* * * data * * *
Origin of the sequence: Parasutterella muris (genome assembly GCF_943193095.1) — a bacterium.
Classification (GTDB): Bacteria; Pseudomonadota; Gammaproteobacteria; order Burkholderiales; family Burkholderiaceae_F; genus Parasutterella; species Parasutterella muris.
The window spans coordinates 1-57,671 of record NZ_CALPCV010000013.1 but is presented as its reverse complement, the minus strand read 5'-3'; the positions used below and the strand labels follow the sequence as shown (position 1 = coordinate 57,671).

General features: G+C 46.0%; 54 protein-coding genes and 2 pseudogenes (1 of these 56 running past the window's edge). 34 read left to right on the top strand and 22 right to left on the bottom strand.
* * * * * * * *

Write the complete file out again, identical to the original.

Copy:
Origin of the sequence: Parasutterella muris (genome assembly GCF_943193095.1) — a bacterium.
Classification (GTDB): Bacteria; Pseudomonadota; Gammaproteobacteria; order Burkholderiales; family Burkholderiaceae_F; genus Parasutterella; species Parasutterella muris.
The window spans coordinates 1-57,671 of record NZ_CALPCV010000013.1 but is presented as its reverse complement, the minus strand read 5'-3'; the positions used below and the strand labels follow the sequence as shown (position 1 = coordinate 57,671).

General features: G+C 46.0%; 54 protein-coding genes and 2 pseudogenes (1 of these 56 running past the window's edge). 34 read left to right on the top strand and 22 right to left on the bottom strand.